The character of the school is changing, however. Fewer families move to the country, more stay for the duration and will be negotiating the 11+ to one of the London secondaries. Always diverse in terms of ability, the school is becoming slightly more diverse socially, though the number of international families is still surprisingly few compared to other schools in the area. It is more common now for both parents to work (though one mother we spoke to remarked that there were very few nannies in the playground), and boys are more likely to stay until year 6 (although there were only five in the top year when we visited). School is actively working to keep the boys. One parent commented on the importance of inclusivity academically as this goes some way to making the school feel diverse. As the academics become more streamlined the school is starting to feel more homogenous. A dedicated parent body, with a system of class reps as well as committees for major events (helps to reduce cliquishness, we were told).

Many of the teachers (of whom the majority are women) have been here for well over a decade. Longevity of staff is seen as a strength by some, a weakness by others who regard some old timers as complacent and out of touch. A broad range of ability was evident in the class assembly in which some pupils were able to recite large tracts of memorised text beautifully, while others were reading their one line from a prompt. However all are rewarded for their effort, enthusiasm and interest with celebration certificates each week. Lots of singing - ‘everyone sings at Finton’ - whether it be the song for the celebration book – ‘for working hard and being kind you have exercised your mind!’ or singing Happy Birthday! to a classmate and the plethora of songs during assemblies.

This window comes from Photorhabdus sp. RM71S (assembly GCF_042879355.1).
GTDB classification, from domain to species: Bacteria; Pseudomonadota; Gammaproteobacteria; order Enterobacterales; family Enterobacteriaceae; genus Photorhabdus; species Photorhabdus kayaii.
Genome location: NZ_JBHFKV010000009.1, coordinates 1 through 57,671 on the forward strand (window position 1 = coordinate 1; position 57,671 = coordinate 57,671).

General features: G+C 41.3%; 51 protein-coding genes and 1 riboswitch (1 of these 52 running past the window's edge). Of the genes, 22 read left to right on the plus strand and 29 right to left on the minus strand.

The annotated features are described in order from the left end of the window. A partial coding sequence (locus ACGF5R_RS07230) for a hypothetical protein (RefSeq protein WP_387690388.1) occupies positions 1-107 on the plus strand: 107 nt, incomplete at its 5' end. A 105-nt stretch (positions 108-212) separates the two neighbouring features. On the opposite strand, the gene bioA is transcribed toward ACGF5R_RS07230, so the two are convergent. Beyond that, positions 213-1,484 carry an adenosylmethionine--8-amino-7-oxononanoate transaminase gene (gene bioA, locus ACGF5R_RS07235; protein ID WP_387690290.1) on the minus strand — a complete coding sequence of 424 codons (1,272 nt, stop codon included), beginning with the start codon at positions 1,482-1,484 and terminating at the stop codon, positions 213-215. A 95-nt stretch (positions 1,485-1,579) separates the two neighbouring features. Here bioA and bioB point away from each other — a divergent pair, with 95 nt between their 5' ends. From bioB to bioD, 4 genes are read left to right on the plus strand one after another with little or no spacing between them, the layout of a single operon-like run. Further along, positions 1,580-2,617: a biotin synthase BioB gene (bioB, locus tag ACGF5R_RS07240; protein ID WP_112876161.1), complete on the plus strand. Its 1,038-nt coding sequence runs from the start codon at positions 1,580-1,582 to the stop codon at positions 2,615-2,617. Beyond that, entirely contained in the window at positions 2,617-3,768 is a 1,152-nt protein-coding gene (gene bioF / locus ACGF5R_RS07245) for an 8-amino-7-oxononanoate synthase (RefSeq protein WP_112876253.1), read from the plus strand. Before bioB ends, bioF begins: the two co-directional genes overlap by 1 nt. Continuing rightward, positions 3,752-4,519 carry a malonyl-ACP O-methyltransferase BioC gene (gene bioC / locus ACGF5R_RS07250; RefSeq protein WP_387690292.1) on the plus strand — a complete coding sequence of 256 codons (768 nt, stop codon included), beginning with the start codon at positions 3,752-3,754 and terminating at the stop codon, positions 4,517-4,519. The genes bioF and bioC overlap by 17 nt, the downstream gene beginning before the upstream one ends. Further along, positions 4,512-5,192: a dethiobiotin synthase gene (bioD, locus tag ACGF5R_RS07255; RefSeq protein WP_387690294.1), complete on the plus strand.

Broad curriculum all the way through to year 6. Specialist DT (from year 1), art, music and computing teachers all the way through. Sport is taught by trained PE teachers from reception. Drama included as part of the curriculum and taught by class teachers and the English department. Seventy per cent of pupils play at least one instrument. Class music lesson and a recorder lesson from year 3. Plenty of groups and ensembles – everyone can have a go.

The ethos of being supportive and inclusive of children with special educational needs continues, though a number of parents feel this has been heavily diluted. The school has traditionally had a good relationship with Wandsworth council and will support a family trying to obtain an EHCP. Mixed reports about how the funding is managed, dissatisfaction in some quarters, primarily centred on poor communication. The deputy head oversees two SENCos, one of whom is responsible for learning support, the other for SEN. They are supported by five part-time specialist teaching assistants and in addition there is an occupational therapist and a speech and language therapist. Each class has a teaching assistant assigned to it, and a child with greater needs may have someone else in addition to this. Occupational therapy room complete with gym mats, beanbags and climbing ladders. Most classrooms have an amplification system so that all pupils can hear. Just under 40 per cent of children in each year group receive some form of additional support.